"We sponsor Your Eyes University which is a one day event that is free to all independent eye care professionals," noted Richard Cherry, president of the Melvindale, Mich. optical lab. "We have been doing the event every April since 2006."

An impressive undertaking for any size business, Your Eyes University provides a full day of high quality continuing education at no charge to hundreds of ODs and optical staff. Big name sponsors include Essilor, Transitions Optical, Hoya and Vision-Ease Lens.

"The educated customer is our best customer. We also accomplish a lot of training in one day, so it works to our advantage," Cherry said.

Founded by Cherry in 1977, the lab is still a family business, with son Dan managing the AR department and daughter Debbie Mullins managing daily operations. Now in its third facility, Cherry Optical has always grown through the addition of new technology.

Cherry offers a rundown of recent tech investments: "In 2008, we installed our Crizal AR Department. In early 2010, we started installing freeform equipment and by the end of 2010 we started producing freeform lenses. Late last year, we worked with PixelOptics to provide the eye care professional with the Empower lens. We are also working with Chromagen, which provides aid to people who have been diagnosed with dyslexia and color blindness."

He said each process involved training sessions for employees to learn lens data, processing procedures, and surfacing methods. Surfacing room employees were retrained, and the lab retained the size of the current workforce.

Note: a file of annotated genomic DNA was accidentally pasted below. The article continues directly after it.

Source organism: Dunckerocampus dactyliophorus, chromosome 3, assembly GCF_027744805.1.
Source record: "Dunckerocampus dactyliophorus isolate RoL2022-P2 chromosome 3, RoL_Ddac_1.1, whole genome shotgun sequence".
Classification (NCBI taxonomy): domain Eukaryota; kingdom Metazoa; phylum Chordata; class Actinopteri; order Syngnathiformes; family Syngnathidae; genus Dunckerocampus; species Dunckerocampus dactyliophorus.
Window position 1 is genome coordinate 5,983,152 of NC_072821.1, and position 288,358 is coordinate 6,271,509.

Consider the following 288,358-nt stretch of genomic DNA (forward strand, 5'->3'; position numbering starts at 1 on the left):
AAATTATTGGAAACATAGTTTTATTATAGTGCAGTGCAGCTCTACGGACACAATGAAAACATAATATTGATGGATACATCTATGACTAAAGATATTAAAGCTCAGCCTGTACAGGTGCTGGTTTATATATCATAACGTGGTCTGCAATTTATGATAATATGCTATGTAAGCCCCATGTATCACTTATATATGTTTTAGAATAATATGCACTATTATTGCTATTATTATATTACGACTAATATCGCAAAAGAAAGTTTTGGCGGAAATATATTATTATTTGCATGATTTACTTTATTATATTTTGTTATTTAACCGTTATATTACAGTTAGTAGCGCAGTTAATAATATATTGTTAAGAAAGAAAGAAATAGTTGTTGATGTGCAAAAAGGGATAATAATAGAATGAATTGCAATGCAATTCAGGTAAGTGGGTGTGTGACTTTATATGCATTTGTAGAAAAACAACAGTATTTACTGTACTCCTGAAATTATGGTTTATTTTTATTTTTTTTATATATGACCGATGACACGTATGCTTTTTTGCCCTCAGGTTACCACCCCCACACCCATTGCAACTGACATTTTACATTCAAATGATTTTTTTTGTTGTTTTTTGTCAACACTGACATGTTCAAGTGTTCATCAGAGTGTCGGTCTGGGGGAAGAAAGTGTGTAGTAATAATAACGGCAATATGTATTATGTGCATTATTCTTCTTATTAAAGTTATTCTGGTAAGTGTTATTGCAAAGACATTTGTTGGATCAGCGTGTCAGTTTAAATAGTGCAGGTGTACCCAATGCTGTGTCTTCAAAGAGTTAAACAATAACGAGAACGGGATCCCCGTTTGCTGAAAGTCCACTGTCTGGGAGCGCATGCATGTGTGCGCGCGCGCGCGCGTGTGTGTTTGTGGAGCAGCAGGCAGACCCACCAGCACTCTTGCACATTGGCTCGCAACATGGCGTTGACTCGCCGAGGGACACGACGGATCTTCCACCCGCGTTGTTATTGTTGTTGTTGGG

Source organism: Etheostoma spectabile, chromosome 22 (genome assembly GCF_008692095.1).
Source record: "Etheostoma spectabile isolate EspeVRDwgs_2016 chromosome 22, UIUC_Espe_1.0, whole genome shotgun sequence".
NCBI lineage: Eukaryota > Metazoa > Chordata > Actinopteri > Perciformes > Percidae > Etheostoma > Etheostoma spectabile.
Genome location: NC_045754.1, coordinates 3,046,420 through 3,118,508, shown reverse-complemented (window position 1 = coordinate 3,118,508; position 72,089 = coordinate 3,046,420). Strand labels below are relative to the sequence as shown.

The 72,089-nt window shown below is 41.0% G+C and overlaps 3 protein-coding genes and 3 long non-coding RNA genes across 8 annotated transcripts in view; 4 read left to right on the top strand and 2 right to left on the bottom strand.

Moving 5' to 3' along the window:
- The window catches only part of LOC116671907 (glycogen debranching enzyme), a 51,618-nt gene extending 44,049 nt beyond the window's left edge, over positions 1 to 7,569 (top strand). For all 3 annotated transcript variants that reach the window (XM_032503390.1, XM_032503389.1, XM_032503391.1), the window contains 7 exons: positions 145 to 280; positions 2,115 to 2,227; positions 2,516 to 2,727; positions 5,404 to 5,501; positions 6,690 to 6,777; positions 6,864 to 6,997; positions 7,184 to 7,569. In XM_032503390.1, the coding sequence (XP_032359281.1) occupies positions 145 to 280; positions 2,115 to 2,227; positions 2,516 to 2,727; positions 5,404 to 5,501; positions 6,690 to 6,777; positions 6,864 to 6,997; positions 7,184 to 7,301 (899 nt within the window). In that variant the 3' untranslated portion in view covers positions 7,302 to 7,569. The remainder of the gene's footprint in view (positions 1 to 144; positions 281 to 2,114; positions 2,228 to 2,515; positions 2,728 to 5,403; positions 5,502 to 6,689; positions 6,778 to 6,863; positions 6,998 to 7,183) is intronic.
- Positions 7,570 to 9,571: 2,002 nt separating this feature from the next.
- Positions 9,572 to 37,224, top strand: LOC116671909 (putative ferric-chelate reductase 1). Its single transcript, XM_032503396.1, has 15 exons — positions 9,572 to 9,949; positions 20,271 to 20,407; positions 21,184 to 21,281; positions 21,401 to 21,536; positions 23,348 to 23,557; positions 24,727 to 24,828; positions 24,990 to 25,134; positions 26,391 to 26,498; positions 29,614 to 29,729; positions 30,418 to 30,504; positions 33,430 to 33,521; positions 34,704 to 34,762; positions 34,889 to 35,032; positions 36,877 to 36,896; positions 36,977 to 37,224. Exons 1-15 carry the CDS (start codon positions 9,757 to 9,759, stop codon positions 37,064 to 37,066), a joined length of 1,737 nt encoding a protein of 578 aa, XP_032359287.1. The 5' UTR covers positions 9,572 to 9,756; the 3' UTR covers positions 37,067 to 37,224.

A relatively recent investment in a modern website features helpful availability information, lists current promotions, and provides links to manufacture websites. The next high-tech push is likely toward social media, specifically, Facebook and Twitter.

"Building a presence on those sites is imperative," Cherry observed. "Not only can you use social media as another form of advertising, but you can talk directly with customers. This makes your business seem more open and accessible, and it allows you to receive direct feedback regarding your business."




LabTalk Spotlight: Eight Things You Should Know About Moving Your Lab

By Bill Heffner, Bill Heffner, IV, and Chrystal Colflesh

There are few things more intimidating in the optical lab business than having to move your surfacing lab from one place to another, while at the same time keeping your customers happy. That was our challenge about two and a half years ago at FEA industries. It was at that time that we acquired a second location to house our expanding surfacing, finishing, and AR facilities. Now that we look back on what we went through, we wanted to share some of our experiences with anyone that might be considering moving or expanding their operation.